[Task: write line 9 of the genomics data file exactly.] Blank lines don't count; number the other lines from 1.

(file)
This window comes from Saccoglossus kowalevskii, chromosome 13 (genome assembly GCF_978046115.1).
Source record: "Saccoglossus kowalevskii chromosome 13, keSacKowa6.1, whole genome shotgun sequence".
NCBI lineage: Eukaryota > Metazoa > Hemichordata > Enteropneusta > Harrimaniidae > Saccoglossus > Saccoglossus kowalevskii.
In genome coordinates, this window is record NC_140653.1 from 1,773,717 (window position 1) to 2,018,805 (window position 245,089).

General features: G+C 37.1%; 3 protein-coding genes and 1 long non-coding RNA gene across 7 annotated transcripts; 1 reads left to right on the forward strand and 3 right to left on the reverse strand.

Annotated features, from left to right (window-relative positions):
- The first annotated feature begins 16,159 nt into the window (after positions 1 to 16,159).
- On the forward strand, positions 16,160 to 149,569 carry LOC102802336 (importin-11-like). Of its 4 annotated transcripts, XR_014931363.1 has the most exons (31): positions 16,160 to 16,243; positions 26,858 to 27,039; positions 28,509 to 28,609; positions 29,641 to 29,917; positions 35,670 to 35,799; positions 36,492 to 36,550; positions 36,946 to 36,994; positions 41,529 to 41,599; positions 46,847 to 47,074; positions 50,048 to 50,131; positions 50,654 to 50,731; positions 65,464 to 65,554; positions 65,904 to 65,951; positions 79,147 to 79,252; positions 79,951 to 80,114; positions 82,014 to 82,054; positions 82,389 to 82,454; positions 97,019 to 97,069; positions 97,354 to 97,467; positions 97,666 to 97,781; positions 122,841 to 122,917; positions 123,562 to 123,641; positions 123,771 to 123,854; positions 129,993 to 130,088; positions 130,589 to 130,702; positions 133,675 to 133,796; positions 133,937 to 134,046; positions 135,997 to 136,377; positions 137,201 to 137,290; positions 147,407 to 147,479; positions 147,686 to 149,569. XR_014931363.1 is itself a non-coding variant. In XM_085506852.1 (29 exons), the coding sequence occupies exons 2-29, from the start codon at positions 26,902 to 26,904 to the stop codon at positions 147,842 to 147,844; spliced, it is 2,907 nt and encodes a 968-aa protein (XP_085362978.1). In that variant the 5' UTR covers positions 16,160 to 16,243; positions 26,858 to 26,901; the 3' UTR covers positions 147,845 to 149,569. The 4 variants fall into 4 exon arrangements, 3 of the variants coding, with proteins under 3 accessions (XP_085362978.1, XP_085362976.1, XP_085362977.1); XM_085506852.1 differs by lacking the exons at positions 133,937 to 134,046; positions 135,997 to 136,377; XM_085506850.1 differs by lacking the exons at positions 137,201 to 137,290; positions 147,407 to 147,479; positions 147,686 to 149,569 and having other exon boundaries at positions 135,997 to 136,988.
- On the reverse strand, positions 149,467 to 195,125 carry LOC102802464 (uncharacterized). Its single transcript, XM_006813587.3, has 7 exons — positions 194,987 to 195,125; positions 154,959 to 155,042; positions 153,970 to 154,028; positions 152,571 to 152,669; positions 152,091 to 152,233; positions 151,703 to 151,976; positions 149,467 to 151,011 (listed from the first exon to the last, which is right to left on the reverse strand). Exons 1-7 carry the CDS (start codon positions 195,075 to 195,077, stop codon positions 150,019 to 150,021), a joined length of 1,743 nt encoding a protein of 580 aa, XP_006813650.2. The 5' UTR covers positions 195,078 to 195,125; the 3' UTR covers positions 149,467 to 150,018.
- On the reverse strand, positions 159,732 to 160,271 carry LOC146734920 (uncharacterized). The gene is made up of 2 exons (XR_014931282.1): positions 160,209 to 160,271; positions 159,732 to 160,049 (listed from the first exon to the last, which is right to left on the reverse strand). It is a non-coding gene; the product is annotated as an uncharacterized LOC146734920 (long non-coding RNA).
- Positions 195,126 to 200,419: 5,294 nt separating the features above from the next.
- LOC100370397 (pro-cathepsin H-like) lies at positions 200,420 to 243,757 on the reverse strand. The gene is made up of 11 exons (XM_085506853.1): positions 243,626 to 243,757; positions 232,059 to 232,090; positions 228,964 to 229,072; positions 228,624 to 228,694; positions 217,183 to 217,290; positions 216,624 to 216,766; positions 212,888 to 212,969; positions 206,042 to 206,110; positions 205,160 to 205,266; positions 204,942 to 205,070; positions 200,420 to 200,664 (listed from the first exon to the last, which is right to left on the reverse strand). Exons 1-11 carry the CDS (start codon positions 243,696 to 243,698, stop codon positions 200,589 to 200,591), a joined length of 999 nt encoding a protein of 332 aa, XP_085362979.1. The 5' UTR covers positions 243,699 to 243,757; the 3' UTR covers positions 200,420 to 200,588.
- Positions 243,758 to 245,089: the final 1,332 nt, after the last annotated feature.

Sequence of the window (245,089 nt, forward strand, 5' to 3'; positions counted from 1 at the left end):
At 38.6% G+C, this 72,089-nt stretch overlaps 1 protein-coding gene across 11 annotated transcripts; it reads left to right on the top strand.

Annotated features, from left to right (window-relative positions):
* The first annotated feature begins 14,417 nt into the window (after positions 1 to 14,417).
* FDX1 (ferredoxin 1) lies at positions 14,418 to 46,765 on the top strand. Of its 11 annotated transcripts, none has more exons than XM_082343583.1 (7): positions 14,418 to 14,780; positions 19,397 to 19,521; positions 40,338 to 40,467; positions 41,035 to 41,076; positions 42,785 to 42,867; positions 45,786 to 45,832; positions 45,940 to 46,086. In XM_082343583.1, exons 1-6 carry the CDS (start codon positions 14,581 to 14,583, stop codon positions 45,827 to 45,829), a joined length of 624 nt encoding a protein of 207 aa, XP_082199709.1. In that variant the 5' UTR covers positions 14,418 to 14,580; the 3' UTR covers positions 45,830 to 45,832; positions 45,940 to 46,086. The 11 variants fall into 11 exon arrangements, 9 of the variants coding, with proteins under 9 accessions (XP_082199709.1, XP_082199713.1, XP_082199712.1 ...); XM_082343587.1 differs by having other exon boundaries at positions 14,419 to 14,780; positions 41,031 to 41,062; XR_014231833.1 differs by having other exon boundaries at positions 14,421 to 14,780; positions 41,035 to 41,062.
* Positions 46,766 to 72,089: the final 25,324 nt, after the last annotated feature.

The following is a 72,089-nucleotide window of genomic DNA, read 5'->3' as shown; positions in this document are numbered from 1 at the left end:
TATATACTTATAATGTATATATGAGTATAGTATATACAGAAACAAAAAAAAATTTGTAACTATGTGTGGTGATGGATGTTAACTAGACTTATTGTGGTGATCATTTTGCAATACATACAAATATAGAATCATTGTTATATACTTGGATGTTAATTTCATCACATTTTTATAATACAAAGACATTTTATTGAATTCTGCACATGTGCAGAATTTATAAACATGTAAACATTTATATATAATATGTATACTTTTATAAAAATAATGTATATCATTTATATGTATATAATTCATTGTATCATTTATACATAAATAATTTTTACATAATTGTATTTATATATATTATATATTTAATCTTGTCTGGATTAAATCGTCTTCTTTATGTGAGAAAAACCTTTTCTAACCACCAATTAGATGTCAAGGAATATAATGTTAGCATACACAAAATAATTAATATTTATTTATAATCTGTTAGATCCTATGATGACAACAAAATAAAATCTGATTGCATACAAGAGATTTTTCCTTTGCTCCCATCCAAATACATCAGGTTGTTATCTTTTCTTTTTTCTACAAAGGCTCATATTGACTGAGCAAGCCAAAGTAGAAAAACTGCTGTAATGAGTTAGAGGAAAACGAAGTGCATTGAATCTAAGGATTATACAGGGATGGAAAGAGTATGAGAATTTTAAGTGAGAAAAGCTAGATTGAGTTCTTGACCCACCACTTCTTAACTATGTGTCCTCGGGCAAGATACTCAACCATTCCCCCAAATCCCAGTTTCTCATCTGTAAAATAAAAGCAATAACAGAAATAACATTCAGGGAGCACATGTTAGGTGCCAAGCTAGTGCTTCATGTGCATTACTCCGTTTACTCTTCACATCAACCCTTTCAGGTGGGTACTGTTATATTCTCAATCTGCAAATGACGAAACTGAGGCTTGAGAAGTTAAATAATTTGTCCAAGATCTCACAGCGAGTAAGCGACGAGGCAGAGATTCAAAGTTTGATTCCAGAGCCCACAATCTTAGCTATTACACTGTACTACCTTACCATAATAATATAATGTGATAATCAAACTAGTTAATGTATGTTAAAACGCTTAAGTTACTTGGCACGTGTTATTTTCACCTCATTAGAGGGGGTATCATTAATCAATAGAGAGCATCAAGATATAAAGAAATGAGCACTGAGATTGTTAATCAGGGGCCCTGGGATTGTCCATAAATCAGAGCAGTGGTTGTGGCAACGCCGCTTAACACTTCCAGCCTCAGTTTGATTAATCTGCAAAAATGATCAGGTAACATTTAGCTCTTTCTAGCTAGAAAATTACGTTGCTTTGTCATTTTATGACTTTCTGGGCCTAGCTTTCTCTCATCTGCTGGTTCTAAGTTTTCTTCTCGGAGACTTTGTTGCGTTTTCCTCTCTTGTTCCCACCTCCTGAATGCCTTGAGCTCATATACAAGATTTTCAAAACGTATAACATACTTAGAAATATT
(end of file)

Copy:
- On the reverse strand, positions 149,467 to 195,125 carry LOC102802464 (uncharacterized). Its single transcript, XM_006813587.3, has 7 exons — positions 194,987 to 195,125; positions 154,959 to 155,042; positions 153,970 to 154,028; positions 152,571 to 152,669; positions 152,091 to 152,233; positions 151,703 to 151,976; positions 149,467 to 151,011 (listed from the first exon to the last, which is right to left on the reverse strand). Exons 1-7 carry the CDS (start codon positions 195,075 to 195,077, stop codon positions 150,019 to 150,021), a joined length of 1,743 nt encoding a protein of 580 aa, XP_006813650.2. The 5' UTR covers positions 195,078 to 195,125; the 3' UTR covers positions 149,467 to 150,018.